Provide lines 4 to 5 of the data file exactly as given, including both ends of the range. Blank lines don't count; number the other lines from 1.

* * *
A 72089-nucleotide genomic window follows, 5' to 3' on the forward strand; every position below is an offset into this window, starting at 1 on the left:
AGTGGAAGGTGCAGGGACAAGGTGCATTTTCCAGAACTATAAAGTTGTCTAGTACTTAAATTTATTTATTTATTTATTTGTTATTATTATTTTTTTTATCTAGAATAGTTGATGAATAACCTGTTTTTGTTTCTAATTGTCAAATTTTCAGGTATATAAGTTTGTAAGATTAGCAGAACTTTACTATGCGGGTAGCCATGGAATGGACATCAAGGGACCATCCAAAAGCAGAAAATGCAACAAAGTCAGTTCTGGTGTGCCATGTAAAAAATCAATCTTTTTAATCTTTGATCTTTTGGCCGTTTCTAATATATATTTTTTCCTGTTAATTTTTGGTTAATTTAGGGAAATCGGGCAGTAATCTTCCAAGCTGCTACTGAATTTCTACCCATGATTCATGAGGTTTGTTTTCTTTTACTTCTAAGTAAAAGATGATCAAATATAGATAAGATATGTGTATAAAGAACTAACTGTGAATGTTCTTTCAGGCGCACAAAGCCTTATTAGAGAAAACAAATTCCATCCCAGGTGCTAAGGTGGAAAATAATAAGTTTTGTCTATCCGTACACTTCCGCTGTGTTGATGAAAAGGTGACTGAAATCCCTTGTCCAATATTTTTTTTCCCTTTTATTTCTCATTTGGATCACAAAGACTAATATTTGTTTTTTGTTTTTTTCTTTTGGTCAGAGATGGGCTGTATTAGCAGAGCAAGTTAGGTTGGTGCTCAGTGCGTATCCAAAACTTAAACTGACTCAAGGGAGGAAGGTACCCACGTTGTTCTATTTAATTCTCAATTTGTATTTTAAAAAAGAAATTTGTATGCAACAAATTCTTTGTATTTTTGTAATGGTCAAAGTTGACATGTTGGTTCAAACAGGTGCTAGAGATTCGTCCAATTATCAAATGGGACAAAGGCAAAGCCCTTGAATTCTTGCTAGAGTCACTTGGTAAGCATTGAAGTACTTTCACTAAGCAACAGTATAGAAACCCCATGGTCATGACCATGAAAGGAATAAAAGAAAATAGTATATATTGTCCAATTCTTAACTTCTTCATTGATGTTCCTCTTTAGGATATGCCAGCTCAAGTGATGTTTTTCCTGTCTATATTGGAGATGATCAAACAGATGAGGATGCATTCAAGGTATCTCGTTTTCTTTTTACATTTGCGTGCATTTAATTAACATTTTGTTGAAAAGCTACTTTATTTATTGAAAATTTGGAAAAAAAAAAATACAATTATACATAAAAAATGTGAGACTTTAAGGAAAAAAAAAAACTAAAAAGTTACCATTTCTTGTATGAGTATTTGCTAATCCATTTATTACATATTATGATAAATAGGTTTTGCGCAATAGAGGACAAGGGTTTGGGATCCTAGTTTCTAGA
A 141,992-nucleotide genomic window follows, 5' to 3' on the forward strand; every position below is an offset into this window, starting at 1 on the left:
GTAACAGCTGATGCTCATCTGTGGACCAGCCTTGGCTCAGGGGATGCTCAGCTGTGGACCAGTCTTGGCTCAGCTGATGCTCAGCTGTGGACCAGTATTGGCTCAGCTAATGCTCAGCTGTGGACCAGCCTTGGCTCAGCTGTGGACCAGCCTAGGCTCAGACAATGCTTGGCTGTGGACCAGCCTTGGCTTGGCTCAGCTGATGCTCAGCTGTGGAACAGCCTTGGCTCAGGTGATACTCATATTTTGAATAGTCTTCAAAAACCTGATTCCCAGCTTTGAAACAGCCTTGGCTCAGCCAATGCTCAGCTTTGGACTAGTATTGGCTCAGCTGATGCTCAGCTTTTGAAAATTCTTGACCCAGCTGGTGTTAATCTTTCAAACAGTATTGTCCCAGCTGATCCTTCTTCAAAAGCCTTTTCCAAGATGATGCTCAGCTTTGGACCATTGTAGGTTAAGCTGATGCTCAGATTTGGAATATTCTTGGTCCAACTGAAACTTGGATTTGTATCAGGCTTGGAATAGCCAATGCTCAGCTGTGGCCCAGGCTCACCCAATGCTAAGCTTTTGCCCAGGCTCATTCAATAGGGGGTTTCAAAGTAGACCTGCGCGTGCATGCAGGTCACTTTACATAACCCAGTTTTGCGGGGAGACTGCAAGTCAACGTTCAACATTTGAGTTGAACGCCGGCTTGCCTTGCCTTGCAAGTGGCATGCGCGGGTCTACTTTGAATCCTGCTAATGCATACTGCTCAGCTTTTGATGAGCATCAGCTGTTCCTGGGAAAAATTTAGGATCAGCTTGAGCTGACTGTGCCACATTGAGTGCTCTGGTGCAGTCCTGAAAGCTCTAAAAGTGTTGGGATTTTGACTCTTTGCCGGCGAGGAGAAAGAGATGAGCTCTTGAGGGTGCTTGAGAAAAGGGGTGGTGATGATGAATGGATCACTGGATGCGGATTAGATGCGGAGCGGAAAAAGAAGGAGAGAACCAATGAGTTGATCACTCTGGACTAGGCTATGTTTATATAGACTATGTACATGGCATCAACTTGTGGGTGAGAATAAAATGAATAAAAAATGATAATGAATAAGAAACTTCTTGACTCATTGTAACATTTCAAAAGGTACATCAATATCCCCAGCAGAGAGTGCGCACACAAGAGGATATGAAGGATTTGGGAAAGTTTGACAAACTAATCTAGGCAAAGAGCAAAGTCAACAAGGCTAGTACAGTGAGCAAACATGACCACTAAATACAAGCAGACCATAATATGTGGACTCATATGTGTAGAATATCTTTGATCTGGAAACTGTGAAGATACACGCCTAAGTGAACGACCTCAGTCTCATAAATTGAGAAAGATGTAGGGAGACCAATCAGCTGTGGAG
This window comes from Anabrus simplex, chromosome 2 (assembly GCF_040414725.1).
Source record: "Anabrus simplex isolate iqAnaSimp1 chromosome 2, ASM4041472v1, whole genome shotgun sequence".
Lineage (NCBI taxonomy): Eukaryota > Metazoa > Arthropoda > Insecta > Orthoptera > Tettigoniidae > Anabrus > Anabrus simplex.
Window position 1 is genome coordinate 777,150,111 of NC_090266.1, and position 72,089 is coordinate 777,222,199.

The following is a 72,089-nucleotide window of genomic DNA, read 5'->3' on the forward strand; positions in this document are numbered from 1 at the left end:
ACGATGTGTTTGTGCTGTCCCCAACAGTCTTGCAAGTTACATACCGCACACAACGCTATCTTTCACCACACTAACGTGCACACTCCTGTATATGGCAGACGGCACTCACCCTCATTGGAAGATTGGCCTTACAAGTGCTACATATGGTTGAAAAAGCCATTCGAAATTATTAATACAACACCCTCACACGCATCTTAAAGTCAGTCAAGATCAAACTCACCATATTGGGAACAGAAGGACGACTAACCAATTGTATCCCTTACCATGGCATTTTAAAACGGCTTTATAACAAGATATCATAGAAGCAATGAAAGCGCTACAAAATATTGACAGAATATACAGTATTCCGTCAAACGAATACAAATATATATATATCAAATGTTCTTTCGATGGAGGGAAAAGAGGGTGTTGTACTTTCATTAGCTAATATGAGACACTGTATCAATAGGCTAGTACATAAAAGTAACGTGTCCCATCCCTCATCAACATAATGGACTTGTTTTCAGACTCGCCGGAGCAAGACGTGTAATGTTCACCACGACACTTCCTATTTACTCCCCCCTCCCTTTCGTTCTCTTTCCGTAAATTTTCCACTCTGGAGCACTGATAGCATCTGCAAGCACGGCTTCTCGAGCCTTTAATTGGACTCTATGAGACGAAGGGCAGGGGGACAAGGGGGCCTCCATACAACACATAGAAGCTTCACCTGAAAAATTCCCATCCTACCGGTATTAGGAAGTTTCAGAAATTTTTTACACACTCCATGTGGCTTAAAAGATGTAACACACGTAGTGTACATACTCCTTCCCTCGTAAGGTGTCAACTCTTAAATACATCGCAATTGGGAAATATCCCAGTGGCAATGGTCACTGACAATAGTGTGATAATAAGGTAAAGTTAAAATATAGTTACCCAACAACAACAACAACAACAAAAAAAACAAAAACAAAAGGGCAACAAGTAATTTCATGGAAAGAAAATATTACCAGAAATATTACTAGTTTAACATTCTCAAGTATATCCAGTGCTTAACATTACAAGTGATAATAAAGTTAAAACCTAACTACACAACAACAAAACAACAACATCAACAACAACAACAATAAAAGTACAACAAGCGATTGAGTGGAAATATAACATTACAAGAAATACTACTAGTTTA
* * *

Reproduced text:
GTAACAGCTGATGCTCATCTGTGGACCAGCCTTGGCTCAGGGGATGCTCAGCTGTGGACCAGTCTTGGCTCAGCTGATGCTCAGCTGTGGACCAGTATTGGCTCAGCTAATGCTCAGCTGTGGACCAGCCTTGGCTCAGCTGTGGACCAGCCTAGGCTCAGACAATGCTTGGCTGTGGACCAGCCTTGGCTTGGCTCAGCTGATGCTCAGCTGTGGAACAGCCTTGGCTCAGGTGATACTCATATTTTGAATAGTCTTCAAAAACCTGATTCCCAGCTTTGAAACAGCCTTGGCTCAGCCAATGCTCAGCTTTGGACTAGTATTGGCTCAGCTGATGCTCAGCTTTTGAAAATTCTTGACCCAGCTGGTGTTAATCTTTCAAACAGTATTGTCCCAGCTGATCCTTCTTCAAAAGCCTTTTCCAAGATGATGCTCAGCTTTGGACCATTGTAGGTTAAGCTGATGCTCAGATTTGGAATATTCTTGGTCCAACTGAAACTTGGATTTGTATCAGGCTTGGAATAGCCAATGCTCAGCTGTGGCCCAGGCTCACCCAATGCTAAGCTTTTGCCCAGGCTCATTCAATAGGGGGTTTCAAAGTAGACCTGCGCGTGCATGCAGGTCACTTTACATAACCCAGTTTTGCGGGGAGACTGCAAGTCAACGTTCAACATTTGAGTTGAACGCCGGCTTGCCTTGCCTTGCAAGTGGCATGCGCGGGTCTACTTTGAATCCTGCTAATGCATACTGCTCAGCTTTTGATGAGCATCAGCTGTTCCTGGGAAAAATTTAGGATCAGCTTGAGCTGACTGTGCCACATTGAGTGCTCTGGTGCAGTCCTGAAAGCTCTAAAAGTGTTGGGATTTTGACTCTTTGCCGGCGAGGAGAAAGAGATGAGCTCTTGAGGGTGCTTGAGAAAAGGGGTGGTGATGATGAATGGATCACTGGATGCGGATTAGATGCGGAGCGGAAAAAGAAGGAGAGAACCAATGAGTTGATCACTCTGGACTAGGCTATGTTTATATAGACTATGTACATGGCATCAACTTGTGGGTGAGAATAAAATGAATAAAAAATGATAATGAATAAGAAACTTCTTGACTCATTGTAACATTTCAAAAGGTACATCAATATCCCCAGCAGAGAGTGCGCACACAAGAGGATATGAAGGATTTGGGAAAGTTTGACAAACTAATCTAGGCAAAGAGCAAAGTCAACAAGGCTAGTACAGTGAGCAAACATGACCACTAAATACAAGCAGACCATAATATGTGGACTCATATGTGTAGAATATCTTTGATCTGGAAACTGTGAAGATACACGCCTAAGTGAACGACCTCAGTCTCATAAATTGAGAAAGATGTAGGGAGACCAATCAGCTGTGGAG
This window comes from Anabrus simplex, chromosome 2 (assembly GCF_040414725.1).